One such feature is the assumption that a “religion” is an essentially private, subjective, and non-rational set of beliefs and practices. Thus public life (which is presumed to be a neutral space) must be cleansed of all religiously grounded contaminants. The past several decades have witnessed a more extensive commitment to the de-Christening of the West — the quest for a society freed of interference from Christian claims about human nature and social order. As a result, many Christians are more perplexed than ever about the public consequences of the Gospel.

We believe this is a time for the Church to recognize and remedy the mistake of assenting to the separation of theology from public life. Because the radical privatizing of the claims of Christ is contrary to the ends of human nature and the purposes of God in history, the modern project of radical secularization is inevitably destined to fail. As its failure becomes more obvious (either with a bang or a whimper) the institutions that sustain social, political, and economic life will be open to re-imagination and re-configuration in ways that acknowledge that in Christ, all things hold together.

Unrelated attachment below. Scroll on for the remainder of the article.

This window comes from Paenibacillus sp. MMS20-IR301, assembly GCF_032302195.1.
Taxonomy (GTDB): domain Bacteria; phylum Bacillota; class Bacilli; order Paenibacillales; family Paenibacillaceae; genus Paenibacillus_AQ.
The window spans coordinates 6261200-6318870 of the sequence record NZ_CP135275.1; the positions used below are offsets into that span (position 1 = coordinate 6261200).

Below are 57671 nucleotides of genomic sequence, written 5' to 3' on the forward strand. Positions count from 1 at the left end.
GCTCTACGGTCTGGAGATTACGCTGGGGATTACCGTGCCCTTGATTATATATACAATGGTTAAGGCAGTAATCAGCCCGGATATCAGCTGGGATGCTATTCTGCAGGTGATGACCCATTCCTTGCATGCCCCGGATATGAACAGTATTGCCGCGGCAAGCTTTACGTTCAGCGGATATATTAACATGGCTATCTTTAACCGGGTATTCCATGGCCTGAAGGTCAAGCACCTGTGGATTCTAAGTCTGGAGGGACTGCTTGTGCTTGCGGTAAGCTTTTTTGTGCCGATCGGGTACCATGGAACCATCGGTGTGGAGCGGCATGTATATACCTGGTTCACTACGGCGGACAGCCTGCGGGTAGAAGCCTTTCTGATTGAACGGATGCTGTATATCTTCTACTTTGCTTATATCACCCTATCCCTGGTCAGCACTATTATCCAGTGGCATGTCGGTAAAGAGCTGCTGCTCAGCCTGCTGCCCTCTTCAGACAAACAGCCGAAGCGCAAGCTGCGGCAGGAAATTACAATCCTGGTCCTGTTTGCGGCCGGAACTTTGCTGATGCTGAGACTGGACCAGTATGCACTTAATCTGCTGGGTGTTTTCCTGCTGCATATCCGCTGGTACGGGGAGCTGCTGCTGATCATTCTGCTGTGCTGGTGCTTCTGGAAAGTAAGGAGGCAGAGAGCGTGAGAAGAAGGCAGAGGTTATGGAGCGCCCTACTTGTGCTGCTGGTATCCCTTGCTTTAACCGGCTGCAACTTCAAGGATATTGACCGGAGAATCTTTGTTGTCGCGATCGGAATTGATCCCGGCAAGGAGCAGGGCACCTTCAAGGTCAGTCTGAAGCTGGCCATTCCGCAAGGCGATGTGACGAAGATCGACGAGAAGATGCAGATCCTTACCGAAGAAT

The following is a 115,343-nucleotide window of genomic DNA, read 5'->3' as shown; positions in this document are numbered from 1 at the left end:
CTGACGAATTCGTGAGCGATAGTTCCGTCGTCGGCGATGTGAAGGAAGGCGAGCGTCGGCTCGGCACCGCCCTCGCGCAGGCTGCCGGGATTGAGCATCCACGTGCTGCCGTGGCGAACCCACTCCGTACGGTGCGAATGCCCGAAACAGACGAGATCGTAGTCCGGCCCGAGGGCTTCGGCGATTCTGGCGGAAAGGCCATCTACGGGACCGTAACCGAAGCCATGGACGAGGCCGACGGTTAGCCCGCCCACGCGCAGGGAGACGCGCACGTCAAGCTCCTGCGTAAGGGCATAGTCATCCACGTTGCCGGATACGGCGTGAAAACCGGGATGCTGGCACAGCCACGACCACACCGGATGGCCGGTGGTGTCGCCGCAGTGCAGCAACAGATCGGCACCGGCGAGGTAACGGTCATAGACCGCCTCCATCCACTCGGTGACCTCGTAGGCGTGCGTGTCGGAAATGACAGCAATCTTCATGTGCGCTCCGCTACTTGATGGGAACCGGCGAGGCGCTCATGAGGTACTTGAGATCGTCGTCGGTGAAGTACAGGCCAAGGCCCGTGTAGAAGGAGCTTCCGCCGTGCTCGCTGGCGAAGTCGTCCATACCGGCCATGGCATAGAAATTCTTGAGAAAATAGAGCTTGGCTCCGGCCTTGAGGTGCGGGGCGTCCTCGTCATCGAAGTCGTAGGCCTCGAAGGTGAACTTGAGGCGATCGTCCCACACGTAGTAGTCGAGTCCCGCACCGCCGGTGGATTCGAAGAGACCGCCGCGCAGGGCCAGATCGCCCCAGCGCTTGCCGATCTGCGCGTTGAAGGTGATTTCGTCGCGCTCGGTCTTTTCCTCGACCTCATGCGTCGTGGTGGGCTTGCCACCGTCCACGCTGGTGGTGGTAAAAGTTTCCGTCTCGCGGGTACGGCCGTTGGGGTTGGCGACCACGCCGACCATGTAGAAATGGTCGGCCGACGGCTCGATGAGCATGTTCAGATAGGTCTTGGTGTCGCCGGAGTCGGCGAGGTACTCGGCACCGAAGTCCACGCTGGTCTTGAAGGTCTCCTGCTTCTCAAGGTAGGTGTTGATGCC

In launching the Areopagus Lectures, MARS HILL AUDIO hopes to stimulate conversation among our neighbors about how to navigate this time in the Church’s history with wisdom, courage, and hope. 

Previous Lectures

For our first lecture, pastor-theologian Peter J. Leithart joined us to discuss the topic of “The Cultural Consequences of Christian Division.” Dr. Leithart focused on the pivotal role that the 1529 Marburg Colloquy played in Christian division among Protestants, particularly in the debate between Martin Luther and Ulrich Zwingli over the Real Presence in the Eucharist. As a result of the impasse between Luther and Zwingli (and their subsequent refusal to commune at the Lord’s table), the Colloquy of Marburg shifted the Eucharist from something that Christians primarily do together to something about which Christians think or believe a certain way.

Follow the link below to read more about Peter Leithart and to access a recording of the lecture.

Spring 2017 Areopagus Lecture